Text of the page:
Topic: Energy and Environment

You Ought to Have a Look: Ethanol, Louisiana Floods, Carbon Tax Flip-flop

You Ought to Have a Look is a feature from the Center for the Study of Science posted by Patrick J. Michaels and Paul C. (“Chip”) Knappenberger. While this section will feature all of the areas of interest that we are emphasizing, the prominence of the climate issue is driving a tremendous amount of web traffic. Here we post a few of the best in recent days, along with our color commentary.

It looks like a new investigation into the use of ethanol as a substitute for gasoline found pretty much what most people have known all along—it’s just a bad idea.

Car mechanics know it. Drivers know it. Food analysts know it. Land conservationists know it. The last bastion of holdouts (aside from Midwestern corn farmers and their Congressional representatives) were the climate change do-gooders, claiming that all of the above sacrifices were small prices to pay for the benefit to the climate that ethanol was producing.  After all, they argued, burning ethanol produces fewer carbon dioxide emissions on net than burning “fossil” fuels because the carbon liberated in the process (for more on liberated carbon check out Andy Revkin’s contribution) was being recycled at a quicker rate than the geologic times scales necessary to produce oil.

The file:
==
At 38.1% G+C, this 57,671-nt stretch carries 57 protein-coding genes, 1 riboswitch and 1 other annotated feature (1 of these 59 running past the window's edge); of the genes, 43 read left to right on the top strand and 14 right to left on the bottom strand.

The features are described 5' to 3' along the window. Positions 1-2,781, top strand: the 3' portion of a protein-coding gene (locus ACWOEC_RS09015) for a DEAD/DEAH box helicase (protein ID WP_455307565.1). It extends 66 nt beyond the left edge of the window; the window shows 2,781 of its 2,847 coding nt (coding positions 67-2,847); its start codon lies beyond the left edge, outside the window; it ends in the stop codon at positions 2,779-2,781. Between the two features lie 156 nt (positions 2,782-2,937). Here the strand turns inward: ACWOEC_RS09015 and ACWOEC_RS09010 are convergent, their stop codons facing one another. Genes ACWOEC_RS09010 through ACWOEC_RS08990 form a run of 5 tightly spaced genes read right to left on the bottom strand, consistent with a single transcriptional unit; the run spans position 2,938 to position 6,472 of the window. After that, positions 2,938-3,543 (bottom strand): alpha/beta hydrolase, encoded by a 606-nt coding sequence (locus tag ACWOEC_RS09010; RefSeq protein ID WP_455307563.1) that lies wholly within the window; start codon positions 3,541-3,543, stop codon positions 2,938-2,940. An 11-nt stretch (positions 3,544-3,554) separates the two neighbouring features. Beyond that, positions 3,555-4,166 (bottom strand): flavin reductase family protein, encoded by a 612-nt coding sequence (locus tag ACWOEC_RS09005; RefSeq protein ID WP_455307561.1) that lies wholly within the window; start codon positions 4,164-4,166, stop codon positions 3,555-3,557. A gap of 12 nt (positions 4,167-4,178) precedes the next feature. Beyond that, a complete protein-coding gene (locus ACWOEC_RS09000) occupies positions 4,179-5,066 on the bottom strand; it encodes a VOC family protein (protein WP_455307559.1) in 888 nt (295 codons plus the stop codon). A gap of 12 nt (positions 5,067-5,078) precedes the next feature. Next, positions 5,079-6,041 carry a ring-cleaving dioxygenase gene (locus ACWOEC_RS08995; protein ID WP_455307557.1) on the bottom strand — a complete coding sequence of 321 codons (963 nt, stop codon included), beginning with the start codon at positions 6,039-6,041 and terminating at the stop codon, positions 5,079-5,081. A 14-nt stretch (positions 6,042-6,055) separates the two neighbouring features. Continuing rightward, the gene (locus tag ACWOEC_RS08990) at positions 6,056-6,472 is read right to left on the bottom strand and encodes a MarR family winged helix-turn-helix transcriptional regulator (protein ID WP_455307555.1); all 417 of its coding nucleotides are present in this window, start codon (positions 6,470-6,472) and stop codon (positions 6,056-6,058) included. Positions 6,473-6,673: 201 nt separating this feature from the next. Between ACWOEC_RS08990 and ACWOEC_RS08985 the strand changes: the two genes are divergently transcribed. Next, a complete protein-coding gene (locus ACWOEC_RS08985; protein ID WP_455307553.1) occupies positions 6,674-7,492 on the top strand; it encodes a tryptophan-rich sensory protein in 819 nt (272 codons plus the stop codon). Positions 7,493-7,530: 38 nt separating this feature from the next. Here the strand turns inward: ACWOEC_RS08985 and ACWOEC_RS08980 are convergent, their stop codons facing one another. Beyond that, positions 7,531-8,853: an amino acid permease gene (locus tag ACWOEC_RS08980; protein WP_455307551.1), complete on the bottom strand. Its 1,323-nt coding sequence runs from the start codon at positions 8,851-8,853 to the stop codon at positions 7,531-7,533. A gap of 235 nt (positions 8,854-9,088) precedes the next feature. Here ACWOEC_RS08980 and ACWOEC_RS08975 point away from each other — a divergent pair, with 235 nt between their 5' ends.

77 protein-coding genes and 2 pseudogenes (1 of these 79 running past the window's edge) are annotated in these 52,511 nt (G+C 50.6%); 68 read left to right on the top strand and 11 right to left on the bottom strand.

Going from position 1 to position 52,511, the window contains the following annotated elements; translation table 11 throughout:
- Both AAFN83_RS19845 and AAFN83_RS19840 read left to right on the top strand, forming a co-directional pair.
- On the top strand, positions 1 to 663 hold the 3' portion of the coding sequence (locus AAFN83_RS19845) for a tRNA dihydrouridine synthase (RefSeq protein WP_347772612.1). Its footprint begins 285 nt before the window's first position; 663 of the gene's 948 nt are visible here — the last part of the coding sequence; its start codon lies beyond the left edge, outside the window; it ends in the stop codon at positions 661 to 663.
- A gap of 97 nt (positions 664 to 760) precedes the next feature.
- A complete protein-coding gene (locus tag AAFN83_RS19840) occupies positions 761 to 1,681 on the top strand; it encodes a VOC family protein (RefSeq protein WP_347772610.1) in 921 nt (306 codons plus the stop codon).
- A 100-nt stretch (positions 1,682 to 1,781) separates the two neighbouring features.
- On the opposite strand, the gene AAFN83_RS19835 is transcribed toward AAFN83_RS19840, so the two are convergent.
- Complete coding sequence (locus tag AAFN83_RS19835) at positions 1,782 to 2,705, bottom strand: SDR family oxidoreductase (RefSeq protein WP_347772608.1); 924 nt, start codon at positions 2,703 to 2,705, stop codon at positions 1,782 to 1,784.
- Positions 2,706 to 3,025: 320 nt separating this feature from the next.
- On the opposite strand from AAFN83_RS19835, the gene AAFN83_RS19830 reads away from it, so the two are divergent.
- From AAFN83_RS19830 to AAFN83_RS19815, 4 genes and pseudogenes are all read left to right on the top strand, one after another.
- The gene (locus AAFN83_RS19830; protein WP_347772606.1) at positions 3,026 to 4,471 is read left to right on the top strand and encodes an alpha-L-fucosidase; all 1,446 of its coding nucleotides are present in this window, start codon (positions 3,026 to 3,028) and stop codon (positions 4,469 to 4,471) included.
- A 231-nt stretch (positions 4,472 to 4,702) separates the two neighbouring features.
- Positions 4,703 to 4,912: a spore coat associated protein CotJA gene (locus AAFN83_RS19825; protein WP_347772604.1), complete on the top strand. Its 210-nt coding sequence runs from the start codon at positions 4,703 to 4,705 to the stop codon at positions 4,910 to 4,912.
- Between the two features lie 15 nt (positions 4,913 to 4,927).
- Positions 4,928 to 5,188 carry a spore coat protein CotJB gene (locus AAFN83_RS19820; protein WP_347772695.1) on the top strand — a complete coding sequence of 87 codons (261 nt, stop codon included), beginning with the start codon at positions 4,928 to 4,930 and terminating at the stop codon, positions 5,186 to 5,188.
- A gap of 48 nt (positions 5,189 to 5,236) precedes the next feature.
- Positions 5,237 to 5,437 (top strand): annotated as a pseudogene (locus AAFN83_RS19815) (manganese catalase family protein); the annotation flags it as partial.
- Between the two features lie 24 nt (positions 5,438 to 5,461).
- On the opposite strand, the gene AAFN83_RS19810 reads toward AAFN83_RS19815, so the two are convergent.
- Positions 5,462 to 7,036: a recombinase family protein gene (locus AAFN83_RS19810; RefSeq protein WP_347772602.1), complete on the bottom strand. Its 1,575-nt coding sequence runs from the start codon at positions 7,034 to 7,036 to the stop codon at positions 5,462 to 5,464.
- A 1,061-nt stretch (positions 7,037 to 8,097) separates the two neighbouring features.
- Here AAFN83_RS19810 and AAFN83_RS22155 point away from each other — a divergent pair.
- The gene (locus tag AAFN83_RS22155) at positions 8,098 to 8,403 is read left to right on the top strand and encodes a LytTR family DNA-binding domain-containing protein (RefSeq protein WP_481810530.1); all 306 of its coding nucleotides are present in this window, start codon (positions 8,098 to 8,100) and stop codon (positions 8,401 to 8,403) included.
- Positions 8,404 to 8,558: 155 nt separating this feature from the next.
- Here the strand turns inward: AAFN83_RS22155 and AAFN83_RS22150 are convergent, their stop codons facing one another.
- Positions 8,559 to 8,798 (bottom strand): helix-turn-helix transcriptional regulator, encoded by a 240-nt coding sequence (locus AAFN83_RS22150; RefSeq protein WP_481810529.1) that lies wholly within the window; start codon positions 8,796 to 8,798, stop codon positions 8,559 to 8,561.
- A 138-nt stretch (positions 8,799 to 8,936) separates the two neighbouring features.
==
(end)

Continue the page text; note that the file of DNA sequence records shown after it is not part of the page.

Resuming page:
While this may be technically true, it turns out that the rate of ethanol carbon recycling was being oversold by its supporters. At least this is the conclusion of a new paper authored by John DeCicco of the University of Michigan Energy Institute and colleagues. According to the paper’s press release: